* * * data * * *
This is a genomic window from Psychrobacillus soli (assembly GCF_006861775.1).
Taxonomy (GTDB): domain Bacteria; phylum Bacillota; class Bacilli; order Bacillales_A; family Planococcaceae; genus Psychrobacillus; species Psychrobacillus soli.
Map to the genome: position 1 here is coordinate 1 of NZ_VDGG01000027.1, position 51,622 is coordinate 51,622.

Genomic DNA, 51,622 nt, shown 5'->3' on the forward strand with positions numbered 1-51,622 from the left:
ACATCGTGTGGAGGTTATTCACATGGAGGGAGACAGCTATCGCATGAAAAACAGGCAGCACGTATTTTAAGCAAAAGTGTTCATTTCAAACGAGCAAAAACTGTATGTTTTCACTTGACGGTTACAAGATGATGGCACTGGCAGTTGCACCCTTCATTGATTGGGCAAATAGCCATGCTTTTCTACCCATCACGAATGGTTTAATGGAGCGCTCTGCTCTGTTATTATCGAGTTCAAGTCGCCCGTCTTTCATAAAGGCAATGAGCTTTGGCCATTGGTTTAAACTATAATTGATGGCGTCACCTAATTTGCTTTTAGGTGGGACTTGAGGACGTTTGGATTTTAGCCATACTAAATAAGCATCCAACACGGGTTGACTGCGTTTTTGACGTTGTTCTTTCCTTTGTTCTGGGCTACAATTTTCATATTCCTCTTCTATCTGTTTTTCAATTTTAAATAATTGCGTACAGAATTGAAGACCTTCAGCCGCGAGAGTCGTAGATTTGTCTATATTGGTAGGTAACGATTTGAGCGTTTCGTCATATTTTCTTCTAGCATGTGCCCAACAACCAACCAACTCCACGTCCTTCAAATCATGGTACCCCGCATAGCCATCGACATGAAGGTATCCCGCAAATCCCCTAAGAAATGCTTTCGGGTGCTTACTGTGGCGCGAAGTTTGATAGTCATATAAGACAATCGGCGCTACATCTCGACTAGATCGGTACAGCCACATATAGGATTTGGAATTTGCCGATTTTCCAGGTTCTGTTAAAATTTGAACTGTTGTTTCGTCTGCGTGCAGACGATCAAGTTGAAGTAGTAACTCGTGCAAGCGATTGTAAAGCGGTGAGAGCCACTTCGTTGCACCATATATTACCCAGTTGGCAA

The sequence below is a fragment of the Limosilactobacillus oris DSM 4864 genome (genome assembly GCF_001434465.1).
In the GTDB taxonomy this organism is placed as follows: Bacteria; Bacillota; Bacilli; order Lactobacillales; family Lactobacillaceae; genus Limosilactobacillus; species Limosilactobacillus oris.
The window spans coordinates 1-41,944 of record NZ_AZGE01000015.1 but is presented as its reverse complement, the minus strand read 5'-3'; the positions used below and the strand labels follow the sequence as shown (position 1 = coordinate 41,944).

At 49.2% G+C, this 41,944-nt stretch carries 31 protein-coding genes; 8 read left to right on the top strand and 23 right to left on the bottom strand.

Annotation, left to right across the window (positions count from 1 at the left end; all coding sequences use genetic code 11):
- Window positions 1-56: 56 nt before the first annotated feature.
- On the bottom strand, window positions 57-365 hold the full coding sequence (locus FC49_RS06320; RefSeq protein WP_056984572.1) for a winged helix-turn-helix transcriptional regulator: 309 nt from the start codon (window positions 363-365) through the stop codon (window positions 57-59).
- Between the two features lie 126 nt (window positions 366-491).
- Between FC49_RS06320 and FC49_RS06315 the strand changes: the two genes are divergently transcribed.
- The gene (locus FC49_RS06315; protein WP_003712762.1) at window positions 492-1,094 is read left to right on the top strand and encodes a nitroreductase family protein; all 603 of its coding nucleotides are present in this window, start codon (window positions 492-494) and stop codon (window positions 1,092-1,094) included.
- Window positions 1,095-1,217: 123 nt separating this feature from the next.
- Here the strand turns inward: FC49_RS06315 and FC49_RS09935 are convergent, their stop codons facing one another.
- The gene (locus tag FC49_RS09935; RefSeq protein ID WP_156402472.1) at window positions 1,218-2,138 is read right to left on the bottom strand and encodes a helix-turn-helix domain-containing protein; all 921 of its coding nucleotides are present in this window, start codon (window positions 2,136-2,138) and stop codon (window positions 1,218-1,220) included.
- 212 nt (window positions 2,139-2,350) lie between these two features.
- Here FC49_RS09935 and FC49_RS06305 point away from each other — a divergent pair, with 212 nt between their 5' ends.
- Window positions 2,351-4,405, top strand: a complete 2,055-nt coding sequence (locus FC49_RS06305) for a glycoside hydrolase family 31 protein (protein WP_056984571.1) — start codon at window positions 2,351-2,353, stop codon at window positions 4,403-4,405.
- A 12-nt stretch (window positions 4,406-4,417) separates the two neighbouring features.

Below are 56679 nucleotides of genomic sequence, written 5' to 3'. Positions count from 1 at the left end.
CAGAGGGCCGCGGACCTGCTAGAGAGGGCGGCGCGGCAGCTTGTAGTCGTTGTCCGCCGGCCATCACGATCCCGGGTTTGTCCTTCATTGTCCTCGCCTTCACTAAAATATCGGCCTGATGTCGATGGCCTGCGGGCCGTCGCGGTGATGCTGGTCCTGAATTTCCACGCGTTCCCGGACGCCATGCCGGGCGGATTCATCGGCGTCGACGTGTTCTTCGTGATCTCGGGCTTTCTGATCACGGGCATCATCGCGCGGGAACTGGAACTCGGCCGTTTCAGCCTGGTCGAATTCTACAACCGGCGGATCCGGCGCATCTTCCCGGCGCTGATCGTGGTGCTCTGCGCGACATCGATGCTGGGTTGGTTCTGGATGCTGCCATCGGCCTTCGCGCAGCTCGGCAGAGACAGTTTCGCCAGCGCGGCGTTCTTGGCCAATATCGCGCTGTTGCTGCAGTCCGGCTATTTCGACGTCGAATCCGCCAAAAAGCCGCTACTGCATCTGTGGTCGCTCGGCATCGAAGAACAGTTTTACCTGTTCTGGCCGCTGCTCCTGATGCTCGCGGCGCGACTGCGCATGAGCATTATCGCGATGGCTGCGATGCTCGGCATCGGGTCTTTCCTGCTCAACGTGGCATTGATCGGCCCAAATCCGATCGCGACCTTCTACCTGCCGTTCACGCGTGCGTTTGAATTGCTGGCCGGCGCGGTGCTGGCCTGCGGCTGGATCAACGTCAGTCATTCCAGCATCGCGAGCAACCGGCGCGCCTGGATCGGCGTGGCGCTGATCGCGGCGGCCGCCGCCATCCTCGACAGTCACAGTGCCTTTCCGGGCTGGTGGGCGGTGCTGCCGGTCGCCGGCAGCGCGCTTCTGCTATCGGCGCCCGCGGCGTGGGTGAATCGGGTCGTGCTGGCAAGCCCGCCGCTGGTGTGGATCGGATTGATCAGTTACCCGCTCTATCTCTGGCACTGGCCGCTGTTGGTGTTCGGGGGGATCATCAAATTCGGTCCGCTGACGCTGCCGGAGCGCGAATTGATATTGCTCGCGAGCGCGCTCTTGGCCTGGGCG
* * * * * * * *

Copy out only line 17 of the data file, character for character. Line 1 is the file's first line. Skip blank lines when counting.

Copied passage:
- Here the strand turns inward: FC49_RS06315 and FC49_RS09935 are convergent, their stop codons facing one another.